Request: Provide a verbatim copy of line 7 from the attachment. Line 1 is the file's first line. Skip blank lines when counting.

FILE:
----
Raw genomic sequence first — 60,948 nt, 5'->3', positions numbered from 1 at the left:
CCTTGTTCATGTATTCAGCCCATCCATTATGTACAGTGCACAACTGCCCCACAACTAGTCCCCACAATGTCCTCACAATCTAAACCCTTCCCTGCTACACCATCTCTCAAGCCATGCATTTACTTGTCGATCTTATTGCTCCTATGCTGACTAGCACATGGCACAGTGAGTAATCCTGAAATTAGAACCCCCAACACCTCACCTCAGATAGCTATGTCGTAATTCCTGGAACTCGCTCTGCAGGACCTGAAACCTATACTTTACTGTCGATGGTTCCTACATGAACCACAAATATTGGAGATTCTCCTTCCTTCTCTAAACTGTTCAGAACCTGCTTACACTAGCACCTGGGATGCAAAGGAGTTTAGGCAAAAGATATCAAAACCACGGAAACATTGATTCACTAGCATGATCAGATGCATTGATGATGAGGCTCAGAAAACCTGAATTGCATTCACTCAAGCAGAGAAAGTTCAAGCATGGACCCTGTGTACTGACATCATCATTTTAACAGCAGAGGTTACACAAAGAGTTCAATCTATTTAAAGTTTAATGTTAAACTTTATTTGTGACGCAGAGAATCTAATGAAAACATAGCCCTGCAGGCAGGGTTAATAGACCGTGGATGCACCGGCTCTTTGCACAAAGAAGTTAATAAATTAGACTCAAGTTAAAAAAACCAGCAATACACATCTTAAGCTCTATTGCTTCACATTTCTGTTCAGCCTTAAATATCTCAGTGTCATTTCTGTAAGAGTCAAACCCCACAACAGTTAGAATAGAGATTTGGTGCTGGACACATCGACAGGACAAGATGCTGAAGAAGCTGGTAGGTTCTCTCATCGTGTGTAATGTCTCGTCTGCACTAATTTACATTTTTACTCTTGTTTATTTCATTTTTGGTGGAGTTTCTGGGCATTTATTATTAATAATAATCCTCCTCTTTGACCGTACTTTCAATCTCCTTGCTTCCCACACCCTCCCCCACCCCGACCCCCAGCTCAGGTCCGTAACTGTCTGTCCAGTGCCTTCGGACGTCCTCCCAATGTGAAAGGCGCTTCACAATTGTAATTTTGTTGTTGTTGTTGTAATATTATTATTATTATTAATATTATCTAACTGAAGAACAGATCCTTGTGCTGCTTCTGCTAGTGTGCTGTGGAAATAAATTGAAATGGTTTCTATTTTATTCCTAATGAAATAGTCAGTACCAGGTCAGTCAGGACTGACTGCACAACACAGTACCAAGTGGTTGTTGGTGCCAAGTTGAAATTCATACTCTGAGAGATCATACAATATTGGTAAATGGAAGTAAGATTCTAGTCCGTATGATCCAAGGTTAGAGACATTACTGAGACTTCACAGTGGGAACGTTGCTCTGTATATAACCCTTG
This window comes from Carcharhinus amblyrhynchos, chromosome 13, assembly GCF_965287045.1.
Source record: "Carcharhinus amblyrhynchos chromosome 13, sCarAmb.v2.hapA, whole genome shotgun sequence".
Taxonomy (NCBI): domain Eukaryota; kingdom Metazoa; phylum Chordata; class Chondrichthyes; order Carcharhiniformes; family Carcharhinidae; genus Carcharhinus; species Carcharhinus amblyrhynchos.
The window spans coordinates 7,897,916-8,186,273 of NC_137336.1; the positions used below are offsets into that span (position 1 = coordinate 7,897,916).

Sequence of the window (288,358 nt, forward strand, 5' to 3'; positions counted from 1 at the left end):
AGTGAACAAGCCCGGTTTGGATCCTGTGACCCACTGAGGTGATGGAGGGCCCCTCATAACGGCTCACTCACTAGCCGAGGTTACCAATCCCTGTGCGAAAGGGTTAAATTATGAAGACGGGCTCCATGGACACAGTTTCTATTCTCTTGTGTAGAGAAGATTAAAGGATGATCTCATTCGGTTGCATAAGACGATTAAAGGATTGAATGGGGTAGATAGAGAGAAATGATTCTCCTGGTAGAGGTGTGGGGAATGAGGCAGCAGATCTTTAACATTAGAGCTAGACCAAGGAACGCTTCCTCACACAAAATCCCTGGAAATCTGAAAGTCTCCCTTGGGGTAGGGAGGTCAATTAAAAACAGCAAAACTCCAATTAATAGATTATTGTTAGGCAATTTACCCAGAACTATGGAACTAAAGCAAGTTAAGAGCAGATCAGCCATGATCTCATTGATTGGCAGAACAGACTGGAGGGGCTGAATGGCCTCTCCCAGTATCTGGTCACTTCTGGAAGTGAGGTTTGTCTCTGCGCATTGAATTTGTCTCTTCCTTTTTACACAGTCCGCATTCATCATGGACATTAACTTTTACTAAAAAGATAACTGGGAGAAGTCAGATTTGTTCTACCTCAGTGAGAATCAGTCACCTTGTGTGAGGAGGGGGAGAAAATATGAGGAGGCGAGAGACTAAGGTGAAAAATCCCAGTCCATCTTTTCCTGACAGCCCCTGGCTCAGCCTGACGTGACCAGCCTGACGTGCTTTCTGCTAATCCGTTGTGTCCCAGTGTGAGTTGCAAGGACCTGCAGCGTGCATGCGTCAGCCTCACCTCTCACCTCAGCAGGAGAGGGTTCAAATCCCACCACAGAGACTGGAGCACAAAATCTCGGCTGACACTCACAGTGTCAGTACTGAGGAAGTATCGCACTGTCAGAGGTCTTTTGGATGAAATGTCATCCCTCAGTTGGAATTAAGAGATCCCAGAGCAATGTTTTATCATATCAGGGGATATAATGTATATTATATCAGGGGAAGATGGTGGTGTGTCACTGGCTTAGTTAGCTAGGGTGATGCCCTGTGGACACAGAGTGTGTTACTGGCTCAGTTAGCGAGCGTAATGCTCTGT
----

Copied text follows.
Sequence of the window (288,358 nt, forward strand, 5' to 3'; positions counted from 1 at the left end):